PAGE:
When it comes to vegetables, there’s ‘al dente’ and there’s raw. The broccoli, carrots and cauliflower had barely seen a bit of hot water between them and whilst I wouldn’t mind a bit of raw veg in a salad, in a roast dinner – no thanks.
The breakfast was a little better. There was soya milk on offer and the cooked breakfast choice allowed us to have a decent plate full to set us up for the day. The only gripe I had about breakfast, was being told they were unable to toast some gluten free bread separately. Be warned if you are coeliac, as you cannot possibly use those toasters – they are the ones where you feed your bread in and it comes out of the bottom (usually barely toasted). The trays are full of crumbs and there is no way you could toast some gluten free bread without contamination. It’s hard to believe they don’t have a grill in the kitchen or even a toaster. They’re not expensive.
In the Legoland resort itself, it is difficult to find anything to eat if you have an allergy or intolerance. If we hadn’t been staying at the hotel, we would have needed to take our own food. For our lunch, we opted for the Sky Bar, as it was the only one open anyway. The menu there is small and mostly consisting of breaded things. I queried the menu, as it offered wraps with various fillings and had a symbol on there that said it was gluten free.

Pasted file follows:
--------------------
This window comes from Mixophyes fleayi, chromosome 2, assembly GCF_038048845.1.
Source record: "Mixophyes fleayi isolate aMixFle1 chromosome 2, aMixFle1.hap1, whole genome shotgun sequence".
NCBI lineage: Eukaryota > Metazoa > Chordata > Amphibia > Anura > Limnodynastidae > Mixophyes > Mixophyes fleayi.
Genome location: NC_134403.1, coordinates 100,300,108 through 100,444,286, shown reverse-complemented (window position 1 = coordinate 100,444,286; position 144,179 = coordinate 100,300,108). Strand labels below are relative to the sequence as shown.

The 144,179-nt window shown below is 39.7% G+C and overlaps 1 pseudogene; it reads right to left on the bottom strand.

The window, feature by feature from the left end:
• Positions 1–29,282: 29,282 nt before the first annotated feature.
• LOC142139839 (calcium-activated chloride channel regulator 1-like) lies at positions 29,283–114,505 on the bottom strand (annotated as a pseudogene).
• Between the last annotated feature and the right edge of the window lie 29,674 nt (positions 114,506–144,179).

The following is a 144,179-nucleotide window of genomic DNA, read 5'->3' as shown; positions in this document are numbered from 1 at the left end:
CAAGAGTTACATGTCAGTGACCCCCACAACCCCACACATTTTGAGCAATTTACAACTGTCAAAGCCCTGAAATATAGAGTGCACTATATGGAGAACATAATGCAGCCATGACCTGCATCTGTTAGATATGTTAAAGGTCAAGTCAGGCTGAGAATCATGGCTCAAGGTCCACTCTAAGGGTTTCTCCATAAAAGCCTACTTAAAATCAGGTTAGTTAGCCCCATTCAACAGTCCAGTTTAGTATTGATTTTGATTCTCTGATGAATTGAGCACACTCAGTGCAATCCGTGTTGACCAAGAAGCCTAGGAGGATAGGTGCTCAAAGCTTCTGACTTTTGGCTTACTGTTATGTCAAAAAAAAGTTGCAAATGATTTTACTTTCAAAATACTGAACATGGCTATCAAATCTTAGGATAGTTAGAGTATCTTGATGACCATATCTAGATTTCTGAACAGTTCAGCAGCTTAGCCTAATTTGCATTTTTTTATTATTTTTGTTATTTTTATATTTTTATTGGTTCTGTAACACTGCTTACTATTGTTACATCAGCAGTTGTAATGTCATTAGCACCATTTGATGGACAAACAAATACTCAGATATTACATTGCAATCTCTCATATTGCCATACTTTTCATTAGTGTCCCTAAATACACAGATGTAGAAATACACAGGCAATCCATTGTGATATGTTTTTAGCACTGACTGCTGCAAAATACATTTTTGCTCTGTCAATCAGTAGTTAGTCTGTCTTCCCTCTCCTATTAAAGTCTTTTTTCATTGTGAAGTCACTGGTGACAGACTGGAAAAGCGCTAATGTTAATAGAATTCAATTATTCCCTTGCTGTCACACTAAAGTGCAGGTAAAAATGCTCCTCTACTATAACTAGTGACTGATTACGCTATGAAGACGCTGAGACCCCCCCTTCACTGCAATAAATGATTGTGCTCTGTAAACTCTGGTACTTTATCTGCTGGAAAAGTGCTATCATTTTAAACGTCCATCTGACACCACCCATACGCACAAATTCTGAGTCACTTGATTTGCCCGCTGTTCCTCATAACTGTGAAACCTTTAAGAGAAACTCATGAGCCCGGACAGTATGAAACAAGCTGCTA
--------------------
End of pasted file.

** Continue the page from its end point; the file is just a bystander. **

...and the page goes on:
As it turned out, according to the allergy folder, the wraps aren’t gluten free, so I hope they amend this menu so as not to confuse anyone.
On the first afternoon, a lovely lady in the Sky Bar restaurant sorted us out some grilled chicken with chips and salad. She was very helpful and understanding and for someone with specific dietary needs, you can imagine how grateful you are when you receive service like that.
Unfortunately, when we ate at this restaurant the following lunchtime, it was a disaster.
We had a big plate of chips brought out to us but no grilled meat or salad. By the time we were three quarters through the chips, a waitress came over and said they were sorry they hadn’t cooked the meat yet and it was going to take another fifteen minutes as it needed to be cooked separately.
Whilst I am extremely understanding about the need to cook food separately in order to cater for allergies, and I’m more than happy to wait longer for my meal, I don’t expect to get my meal in stages. Would you expect that from a restaurant?
‘Here you go, Madam, here’s half of your meal, I’ll bring the rest out later.’